Praise God for sound theology. By His grace I remember that God is sovereign. That anchor. That unshakeable tree that has taken root in my very being. Without it, who’s to say my frustration and anger and desperation wouldn’t keep me subjected to the kooks? Undergirded by the understanding that God is sovereign, reminded that this world is under a curse and that God has sent Christ to break it, I see my frustration start to crumble and like a smack to the face it hits me that this Sovereign God is aware. God is aware of spina bifida. He’s aware of my daughter. He’s aware of my wife’s stress and heartache. He is aware of my plea.

A word rollicks through my brain. Foretaste. An image of that old sailor-turned-preacher John Newton flashes and I recall that he said a Christian “lives upon the foretastes of eternal glory”. Now that’s a thought to dwell upon.

I look to the Gospels again, on all of those overwhelming accounts of Jesus healing and realize that these accounts are a foretaste. Jesus’ coming to earth was a foretaste of eternal glory. Eternal glory. Where the lion and lamb lay down together. Where the children play near vipers as harmless as puppies. Where deaf ears and blind eyes are opened and mute tongues sing. Where the lame will leap like the deer. Jesus’ healing was a sneak peek. The appetizer course. An overlapping of heaven on earth. His healing was the overflow, the bubble and froth of the Kingdom of God spilling everywhere Jesus stepped. Suddenly that which overwhelmed me became vastly underwhelming. Like the exploding spillover of a champagne bottle this healing lasted only for a few moments, revealing to us that there is more to come. This miraculous healing explosion was a glimpse, a foretaste of what is yet to come. On this thought my anger and frustration fell away and my soul found some relief. Hope. That’s what it was. Hope.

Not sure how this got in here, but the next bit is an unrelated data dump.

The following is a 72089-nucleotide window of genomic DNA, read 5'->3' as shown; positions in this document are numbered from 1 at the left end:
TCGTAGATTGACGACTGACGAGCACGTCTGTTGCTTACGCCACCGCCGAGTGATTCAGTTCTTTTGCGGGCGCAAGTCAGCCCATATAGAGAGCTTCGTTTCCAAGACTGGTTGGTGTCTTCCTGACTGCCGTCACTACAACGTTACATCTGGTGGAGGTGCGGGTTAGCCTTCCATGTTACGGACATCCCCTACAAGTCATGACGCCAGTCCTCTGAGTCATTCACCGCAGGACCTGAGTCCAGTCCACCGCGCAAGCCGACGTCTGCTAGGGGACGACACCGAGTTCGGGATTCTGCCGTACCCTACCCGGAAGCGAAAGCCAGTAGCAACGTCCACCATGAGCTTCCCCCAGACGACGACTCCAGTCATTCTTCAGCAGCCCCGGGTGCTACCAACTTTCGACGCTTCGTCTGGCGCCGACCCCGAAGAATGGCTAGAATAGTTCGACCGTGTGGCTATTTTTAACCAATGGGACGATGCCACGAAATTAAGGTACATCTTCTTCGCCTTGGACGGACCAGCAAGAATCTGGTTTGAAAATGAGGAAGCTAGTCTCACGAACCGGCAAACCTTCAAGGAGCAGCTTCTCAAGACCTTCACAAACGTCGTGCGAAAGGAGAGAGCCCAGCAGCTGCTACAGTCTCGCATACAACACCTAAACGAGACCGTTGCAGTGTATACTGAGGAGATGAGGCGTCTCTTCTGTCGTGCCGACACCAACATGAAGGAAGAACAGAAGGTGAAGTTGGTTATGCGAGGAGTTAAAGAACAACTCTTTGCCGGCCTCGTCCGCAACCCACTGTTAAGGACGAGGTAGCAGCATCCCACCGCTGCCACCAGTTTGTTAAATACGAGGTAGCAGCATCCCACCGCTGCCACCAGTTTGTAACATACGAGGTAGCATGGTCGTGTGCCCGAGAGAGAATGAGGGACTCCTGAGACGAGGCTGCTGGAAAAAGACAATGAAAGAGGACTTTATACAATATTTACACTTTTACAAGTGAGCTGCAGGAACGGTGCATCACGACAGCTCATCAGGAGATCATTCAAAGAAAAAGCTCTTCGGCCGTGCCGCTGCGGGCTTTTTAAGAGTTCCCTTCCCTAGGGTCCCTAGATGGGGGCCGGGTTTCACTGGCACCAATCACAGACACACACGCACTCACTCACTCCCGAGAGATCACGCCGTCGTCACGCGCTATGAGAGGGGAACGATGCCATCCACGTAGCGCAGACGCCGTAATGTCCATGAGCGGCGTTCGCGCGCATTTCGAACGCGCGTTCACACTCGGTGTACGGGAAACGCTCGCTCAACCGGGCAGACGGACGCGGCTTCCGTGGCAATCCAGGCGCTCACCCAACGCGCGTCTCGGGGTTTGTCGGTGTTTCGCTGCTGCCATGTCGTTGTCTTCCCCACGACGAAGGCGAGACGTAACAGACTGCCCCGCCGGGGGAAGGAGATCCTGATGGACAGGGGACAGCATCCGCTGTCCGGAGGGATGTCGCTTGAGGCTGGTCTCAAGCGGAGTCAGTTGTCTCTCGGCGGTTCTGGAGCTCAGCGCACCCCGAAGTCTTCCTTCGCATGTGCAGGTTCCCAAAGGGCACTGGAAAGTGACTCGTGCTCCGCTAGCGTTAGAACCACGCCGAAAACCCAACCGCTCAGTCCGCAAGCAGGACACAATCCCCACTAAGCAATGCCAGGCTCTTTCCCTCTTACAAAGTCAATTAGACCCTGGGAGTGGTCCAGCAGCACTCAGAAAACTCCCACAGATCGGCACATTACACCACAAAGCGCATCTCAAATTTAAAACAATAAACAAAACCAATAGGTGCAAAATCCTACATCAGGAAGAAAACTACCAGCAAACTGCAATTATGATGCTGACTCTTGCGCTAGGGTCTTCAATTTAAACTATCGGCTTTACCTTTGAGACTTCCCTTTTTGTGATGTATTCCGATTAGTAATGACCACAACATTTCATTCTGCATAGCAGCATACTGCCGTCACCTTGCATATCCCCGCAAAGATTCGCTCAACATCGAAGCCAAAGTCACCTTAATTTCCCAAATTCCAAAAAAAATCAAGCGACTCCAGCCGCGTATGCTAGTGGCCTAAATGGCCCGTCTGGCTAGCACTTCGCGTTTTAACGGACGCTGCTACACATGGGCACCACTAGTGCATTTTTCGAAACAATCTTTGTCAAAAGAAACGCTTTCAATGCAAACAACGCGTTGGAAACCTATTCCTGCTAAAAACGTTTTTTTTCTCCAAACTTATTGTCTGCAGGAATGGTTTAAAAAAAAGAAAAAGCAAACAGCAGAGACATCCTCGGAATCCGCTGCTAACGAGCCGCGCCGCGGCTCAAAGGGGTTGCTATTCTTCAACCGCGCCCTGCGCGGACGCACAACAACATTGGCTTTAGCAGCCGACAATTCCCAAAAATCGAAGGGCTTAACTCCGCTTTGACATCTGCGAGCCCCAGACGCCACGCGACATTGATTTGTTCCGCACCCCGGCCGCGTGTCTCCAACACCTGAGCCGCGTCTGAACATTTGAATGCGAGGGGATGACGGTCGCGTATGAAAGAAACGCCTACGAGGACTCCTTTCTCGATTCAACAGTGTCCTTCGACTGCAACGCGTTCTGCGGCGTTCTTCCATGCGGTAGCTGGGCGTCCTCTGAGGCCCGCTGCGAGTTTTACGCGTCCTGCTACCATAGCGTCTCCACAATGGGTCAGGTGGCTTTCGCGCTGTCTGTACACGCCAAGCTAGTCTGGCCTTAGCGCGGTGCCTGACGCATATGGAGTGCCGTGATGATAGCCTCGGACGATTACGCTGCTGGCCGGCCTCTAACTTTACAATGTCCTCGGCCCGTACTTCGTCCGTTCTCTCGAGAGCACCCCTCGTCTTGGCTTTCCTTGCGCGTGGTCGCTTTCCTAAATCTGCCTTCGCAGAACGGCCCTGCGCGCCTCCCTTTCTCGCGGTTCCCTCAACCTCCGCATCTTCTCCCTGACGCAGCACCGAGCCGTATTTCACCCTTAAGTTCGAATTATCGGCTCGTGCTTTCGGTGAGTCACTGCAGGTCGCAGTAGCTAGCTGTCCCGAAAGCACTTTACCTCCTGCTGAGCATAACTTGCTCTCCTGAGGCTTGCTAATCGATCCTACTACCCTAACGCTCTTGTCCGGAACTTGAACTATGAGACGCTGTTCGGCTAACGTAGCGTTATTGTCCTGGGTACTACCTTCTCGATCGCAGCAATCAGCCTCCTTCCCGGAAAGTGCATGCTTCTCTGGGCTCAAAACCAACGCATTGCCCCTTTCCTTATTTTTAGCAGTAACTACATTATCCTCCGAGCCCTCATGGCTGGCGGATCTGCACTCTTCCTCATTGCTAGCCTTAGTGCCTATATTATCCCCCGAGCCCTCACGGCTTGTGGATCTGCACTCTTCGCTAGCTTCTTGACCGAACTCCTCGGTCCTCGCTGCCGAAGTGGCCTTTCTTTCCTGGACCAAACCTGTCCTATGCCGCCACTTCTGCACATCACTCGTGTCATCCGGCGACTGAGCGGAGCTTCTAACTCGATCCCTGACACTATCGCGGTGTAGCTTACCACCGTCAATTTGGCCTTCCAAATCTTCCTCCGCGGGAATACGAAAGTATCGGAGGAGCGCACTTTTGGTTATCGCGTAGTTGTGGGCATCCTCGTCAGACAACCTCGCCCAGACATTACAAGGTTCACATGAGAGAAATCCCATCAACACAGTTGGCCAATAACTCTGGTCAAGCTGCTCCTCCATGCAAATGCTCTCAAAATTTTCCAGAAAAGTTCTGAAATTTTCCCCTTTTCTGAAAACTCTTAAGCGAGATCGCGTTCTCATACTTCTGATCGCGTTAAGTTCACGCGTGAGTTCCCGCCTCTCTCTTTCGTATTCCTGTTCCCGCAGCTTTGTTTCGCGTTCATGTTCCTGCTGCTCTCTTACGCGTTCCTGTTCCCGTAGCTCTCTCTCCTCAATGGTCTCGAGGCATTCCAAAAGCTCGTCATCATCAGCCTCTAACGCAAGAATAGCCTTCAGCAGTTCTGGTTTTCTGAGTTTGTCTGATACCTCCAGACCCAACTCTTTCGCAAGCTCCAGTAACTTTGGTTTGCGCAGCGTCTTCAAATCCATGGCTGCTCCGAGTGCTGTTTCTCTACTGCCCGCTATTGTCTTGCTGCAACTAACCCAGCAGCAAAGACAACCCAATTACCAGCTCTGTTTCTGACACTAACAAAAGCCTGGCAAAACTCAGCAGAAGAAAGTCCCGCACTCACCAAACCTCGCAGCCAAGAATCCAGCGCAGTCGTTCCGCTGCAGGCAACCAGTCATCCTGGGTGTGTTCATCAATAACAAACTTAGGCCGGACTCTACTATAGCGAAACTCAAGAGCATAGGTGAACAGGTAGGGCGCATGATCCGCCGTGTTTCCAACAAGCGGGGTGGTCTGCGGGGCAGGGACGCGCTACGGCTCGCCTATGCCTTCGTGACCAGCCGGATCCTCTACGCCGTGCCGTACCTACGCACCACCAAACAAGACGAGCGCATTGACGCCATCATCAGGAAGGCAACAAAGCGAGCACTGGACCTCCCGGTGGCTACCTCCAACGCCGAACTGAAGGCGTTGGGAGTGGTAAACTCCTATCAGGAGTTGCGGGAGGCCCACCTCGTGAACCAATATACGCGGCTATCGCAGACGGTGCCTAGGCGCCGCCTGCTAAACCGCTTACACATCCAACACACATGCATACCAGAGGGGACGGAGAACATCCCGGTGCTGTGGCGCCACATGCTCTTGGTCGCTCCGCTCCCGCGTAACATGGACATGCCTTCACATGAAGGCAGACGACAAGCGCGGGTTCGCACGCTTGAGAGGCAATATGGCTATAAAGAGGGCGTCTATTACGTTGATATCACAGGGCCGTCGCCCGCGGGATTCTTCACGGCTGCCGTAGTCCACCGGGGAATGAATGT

Hope, because one day there will be no more tears. No more pain. No more suffering. No more stress. No more damned spina bifida. Hospital visits and doctor’s stupid opinions and surgeries and finances are going to be removed. Hope, because one day my daughter will experience the touch of the One who makes all things new. She’s going to run laps around her siblings. She’s gonna leap like a deer. And what a sight that will be. How much sweeter will heaven make of all that is bitter on the earth? Our groaning and suffering and sorrow today will be the foundations on which is built a greater joy. Is this not but a reflection of the cross of Christ? Jesus, God Incarnate, the Only Innocent, suffered the greatest injustice, underwent the greatest suffering, wracked with the greatest sorrow, died upon the cross, being mocked at by the scum of the earth, enduring the wrath of his Father for the scum of the earth; did this for the joy that was set before him. The greatest suffering became the greatest joy. For him and for us.

I’m encouraged and strengthened by this hope. To be sure, sorrow is still there. But knowing what is in store it is a sorrow mingled with joy. My daughter still has spina bifida. I still hate it and don’t want her to have it. I still would take it away given the chance. But there is hope. I’m glad there are things like Spina Bifida Awareness Month.  One of the best reasons to be aware of spina bifida, or any other disability, is knowing that one day there will be no need to be aware. Or even better our awareness of spina bifida or any other suffering will serve to augment our joy and the glory of God.

For I consider that the sufferings of this present time are not worth comparing with the glory that is to be revealed to us. For the creation waits with eager longing for the revealing of the sons of God. For the creation was subjected to futility, not willingly, but because of him who subjected it, in hope that the creation itself will be set free from its bondage to corruption and obtain the freedom of the glory of the children of God. For we know that the whole creation has been groaning together in the pains of childbirth until now. And not only the creation, but we ourselves, who have the firstfruits of the Spirit, groan inwardly as we wait eagerly for adoption as sons, the redemption of our bodies. For in this hope we were saved. Now hope that is seen is not hope. For who hopes for what he sees? But if we hope for what we do not see, we wait for it with patience. –St. Paul in his letter to the Romans

1 comment:

  1. Great way to express your honest thoughts, Rich. I think your words will bless someone else dealing with pain and suffering in the world. It will give them hope too.